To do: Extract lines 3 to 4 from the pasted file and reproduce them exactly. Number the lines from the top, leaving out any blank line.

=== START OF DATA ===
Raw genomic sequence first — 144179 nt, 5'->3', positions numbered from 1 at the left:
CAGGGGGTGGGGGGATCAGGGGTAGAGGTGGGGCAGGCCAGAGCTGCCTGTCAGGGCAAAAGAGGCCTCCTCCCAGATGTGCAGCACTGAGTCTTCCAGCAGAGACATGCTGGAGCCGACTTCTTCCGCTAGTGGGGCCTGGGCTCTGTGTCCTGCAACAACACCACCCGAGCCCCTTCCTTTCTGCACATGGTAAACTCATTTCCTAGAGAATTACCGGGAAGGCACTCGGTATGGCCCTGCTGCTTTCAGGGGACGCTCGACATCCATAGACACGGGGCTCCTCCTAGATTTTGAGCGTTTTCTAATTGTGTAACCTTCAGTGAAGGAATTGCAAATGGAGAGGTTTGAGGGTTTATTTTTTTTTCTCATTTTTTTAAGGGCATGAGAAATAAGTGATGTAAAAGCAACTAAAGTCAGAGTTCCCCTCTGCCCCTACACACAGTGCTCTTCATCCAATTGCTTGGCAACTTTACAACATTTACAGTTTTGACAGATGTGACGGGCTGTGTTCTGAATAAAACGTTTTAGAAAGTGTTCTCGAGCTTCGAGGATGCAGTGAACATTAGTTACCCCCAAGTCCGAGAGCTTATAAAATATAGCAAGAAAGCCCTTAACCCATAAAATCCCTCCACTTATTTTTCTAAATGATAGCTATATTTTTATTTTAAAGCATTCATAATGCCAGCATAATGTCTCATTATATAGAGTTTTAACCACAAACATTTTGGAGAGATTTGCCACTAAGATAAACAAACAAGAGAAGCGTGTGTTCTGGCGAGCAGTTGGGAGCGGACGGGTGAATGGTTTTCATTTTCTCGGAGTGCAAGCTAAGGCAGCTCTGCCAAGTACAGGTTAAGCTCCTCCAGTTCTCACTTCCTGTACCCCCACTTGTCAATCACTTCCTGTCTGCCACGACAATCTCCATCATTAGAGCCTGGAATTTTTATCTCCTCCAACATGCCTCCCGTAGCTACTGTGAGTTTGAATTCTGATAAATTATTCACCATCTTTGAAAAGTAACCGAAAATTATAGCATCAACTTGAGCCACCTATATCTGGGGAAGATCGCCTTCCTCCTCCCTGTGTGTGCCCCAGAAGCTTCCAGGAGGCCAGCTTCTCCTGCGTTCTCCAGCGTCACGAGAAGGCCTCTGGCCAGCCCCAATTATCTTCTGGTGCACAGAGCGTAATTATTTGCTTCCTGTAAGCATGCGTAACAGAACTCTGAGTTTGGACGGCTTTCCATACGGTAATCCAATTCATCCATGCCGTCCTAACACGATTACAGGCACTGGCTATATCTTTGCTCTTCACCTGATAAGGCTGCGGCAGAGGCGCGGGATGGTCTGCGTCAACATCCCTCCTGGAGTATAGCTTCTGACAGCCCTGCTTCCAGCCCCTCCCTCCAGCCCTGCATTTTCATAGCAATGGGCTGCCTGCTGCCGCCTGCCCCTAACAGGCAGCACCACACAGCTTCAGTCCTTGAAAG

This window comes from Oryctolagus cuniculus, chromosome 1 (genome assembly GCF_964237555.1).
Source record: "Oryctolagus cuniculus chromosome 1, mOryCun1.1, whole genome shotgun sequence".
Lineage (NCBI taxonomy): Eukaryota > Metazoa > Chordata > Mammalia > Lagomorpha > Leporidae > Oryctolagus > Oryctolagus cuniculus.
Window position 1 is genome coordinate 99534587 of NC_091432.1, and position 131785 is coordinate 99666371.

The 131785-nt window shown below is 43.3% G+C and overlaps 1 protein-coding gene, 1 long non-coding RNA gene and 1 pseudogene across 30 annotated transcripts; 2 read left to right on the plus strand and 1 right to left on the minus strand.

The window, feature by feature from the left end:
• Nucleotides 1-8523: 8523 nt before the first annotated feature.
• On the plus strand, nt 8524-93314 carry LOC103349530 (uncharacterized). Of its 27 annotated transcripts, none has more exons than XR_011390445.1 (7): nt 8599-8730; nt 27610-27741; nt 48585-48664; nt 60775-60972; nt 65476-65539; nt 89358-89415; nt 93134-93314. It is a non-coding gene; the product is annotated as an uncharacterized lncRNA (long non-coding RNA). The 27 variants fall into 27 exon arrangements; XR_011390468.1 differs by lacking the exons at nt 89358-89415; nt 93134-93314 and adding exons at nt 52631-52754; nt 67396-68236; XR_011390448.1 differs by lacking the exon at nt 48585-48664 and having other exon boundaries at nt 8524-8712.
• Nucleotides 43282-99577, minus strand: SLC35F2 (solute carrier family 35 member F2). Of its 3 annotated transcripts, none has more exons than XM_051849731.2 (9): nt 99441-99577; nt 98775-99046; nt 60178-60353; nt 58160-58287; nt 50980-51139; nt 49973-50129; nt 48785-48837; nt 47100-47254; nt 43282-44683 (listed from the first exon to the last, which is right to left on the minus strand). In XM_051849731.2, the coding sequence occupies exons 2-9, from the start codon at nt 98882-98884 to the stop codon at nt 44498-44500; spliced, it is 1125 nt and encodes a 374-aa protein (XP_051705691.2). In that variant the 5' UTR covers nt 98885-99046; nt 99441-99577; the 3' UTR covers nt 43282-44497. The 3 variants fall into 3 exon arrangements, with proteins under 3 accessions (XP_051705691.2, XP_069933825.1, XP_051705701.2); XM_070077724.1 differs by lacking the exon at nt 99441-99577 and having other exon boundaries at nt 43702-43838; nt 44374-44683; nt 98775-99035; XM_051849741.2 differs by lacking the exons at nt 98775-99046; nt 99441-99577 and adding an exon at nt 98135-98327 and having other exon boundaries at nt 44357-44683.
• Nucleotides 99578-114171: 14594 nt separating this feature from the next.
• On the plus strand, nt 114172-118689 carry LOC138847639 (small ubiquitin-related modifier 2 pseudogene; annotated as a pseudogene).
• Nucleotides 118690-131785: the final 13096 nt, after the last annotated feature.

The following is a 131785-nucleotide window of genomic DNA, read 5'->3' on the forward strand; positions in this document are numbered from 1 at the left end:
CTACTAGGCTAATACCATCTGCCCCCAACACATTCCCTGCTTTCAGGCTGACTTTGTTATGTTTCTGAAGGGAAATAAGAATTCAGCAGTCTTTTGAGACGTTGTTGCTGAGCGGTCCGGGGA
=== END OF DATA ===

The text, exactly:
This window comes from Oryctolagus cuniculus, chromosome 1 (genome assembly GCF_964237555.1).
Source record: "Oryctolagus cuniculus chromosome 1, mOryCun1.1, whole genome shotgun sequence".